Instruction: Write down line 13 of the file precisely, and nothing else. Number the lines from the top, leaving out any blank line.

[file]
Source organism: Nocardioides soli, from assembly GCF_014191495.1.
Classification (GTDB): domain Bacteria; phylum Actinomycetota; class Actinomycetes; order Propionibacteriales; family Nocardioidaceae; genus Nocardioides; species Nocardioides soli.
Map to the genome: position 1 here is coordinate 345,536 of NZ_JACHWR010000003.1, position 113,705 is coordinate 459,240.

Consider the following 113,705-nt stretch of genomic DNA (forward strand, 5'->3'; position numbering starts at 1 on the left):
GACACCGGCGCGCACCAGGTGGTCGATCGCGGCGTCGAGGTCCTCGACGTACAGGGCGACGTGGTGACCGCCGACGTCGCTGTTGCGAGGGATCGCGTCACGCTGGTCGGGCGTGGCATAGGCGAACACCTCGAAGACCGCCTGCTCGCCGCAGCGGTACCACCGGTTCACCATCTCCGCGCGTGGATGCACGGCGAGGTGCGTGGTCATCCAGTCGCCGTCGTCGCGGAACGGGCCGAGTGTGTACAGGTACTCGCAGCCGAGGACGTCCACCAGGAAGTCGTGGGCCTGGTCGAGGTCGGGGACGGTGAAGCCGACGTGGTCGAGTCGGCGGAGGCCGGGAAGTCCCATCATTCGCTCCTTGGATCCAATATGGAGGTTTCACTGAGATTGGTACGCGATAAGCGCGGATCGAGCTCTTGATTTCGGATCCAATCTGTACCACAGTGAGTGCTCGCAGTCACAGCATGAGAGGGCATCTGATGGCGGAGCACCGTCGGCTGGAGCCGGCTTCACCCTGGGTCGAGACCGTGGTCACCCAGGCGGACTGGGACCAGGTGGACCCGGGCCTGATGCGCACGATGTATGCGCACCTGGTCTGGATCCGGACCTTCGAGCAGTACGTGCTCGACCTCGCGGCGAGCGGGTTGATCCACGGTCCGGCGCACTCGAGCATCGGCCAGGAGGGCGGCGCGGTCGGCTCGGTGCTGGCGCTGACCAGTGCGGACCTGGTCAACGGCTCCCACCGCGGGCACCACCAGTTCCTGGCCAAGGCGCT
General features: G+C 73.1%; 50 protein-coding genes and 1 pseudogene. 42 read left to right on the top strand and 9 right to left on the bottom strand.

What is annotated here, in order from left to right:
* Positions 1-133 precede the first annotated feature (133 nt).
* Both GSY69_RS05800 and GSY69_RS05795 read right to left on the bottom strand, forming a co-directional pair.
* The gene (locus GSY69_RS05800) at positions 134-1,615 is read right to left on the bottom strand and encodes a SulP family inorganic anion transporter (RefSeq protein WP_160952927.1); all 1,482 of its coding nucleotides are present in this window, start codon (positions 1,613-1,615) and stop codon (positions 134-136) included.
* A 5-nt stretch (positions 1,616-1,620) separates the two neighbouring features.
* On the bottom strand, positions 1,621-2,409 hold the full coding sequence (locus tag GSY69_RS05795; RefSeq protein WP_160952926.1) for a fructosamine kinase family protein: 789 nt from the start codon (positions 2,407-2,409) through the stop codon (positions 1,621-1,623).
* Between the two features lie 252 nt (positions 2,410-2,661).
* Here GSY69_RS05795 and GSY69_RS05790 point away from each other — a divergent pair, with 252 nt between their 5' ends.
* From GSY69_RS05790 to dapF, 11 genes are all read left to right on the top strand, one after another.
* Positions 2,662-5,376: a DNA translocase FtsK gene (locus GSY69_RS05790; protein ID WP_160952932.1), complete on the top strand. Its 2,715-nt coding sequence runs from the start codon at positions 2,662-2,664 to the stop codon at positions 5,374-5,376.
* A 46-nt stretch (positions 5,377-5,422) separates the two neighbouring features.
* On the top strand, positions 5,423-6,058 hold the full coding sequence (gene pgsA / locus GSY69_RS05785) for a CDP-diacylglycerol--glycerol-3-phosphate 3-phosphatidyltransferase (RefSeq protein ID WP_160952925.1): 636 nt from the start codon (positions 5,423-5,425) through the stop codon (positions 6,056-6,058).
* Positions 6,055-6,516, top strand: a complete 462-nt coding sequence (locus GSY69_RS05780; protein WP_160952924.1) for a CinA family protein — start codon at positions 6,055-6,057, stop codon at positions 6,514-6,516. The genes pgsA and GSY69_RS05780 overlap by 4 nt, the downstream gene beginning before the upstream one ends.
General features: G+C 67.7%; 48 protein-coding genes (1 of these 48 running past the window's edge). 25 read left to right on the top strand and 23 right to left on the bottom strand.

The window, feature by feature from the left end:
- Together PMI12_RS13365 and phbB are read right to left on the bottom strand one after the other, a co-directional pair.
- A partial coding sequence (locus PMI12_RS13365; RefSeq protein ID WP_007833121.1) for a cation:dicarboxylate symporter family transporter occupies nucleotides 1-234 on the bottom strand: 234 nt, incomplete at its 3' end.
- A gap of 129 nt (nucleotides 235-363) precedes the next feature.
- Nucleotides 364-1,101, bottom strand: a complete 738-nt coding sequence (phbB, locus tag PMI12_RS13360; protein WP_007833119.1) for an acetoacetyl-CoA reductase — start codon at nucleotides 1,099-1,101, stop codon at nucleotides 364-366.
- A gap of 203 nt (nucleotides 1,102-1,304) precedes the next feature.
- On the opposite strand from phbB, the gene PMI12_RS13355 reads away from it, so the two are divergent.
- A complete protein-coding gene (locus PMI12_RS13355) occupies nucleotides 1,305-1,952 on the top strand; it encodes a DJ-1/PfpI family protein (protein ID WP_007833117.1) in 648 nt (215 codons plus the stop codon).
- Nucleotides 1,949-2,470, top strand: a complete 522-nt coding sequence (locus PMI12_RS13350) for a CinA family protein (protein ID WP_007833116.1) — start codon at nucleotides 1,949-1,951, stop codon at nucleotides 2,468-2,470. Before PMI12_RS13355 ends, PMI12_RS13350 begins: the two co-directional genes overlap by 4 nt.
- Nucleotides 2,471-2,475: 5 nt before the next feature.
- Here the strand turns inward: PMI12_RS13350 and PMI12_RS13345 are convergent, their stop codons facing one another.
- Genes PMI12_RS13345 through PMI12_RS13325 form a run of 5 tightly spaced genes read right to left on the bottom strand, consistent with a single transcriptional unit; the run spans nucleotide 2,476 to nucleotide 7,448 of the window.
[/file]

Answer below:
* Between the two features lie 252 nt (positions 2,410-2,661).